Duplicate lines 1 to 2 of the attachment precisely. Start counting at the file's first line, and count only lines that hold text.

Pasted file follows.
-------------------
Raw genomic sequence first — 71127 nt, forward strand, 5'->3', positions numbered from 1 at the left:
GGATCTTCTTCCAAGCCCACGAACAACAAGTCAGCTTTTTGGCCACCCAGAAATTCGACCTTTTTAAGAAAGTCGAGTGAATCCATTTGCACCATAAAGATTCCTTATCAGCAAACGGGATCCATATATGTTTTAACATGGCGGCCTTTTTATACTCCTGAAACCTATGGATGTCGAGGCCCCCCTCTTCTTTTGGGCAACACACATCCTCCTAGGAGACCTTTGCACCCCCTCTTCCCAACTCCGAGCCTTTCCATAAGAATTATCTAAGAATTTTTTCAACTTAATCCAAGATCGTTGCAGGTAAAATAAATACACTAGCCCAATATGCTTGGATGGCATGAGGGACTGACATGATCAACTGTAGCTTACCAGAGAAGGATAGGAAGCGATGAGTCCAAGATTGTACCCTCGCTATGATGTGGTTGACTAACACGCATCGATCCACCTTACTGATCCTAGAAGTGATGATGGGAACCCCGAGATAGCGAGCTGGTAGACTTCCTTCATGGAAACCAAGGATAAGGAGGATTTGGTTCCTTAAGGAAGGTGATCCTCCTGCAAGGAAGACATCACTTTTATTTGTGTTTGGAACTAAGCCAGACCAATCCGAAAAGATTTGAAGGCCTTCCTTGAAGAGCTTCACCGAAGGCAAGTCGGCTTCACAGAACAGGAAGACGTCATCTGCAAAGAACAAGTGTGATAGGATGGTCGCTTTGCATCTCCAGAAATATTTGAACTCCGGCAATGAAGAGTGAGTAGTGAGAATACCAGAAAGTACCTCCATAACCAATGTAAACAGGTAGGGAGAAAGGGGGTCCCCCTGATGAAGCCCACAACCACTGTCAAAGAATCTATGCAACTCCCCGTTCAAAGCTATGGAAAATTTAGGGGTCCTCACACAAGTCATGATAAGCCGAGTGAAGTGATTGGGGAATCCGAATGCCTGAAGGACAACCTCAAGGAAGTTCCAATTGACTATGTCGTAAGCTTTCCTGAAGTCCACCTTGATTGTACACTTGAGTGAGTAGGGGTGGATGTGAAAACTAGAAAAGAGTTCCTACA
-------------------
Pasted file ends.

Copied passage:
Raw genomic sequence first — 71127 nt, forward strand, 5'->3', positions numbered from 1 at the left:
GGATCTTCTTCCAAGCCCACGAACAACAAGTCAGCTTTTTGGCCACCCAGAAATTCGACCTTTTTAAGAAAGTCGAGTGAATCCATTTGCACCATAAAGATTCCTTATCAGCAAACGGGATCCATATATGTTTTAACATGGCGGCCTTTTTATACTCCTGAAACCTATGGATGTCGAGGCCCCCCTCTTCTTTTGGGCAACACACATCCTCCTAGGAGACCTTTGCACCCCCTCTTCCCAACTCCGAGCCTTTCCATAAGAATTATCTAAGAATTTTTTCAACTTAATCCAAGATCGTTGCAGGTAAAATAAATACACTAGCCCAATATGCTTGGATGGCATGAGGGACTGACATGATCAACTGTAGCTTACCAGAGAAGGATAGGAAGCGATGAGTCCAAGATTGTACCCTCGCTATGATGTGGTTGACTAACACGCATCGATCCACCTTACTGATCCTAGAAGTGATGATGGGAACCCCGAGATAGCGAGCTGGTAGACTTCCTTCATGGAAACCAAGGATAAGGAGGATTTGGTTCCTTAAGGAAGGTGATCCTCCTGCAAGGAAGACATCACTTTTATTTGTGTTTGGAACTAAGCCAGACCAATCCGAAAAGATTTGAAGGCCTTCCTTGAAGAGCTTCACCGAAGGCAAGTCGGCTTCACAGAACAGGAAGACGTCATCTGCAAAGAACAAGTGTGATAGGATGGTCGCTTTGCATCTCCAGAAATATTTGAACTCCGGCAATGAAGAGTGAGTAGTGAGAATACCAGAAAGTACCTCCATAACCAATGTAAACAGGTAGGGAGAAAGGGGGTCCCCCTGATGAAGCCCACAACCACTGTCAAAGAATCTATGCAACTCCCCGTTCAAAGCTATGGAAAATTTAGGGGTCCTCACACAAGTCATGATAAGCCGAGTGAAGTGATTGGGGAATCCGAATGCCTGAAGGACAACCTCAAGGAAGTTCCAATTGACTATGTCGTAAGCTTTCCTGAAGTCCACCTTGATTGTACACTTGAGTGAGTAGGGGTGGATGTGAAAACTAGAAAAGAGTTCCTACA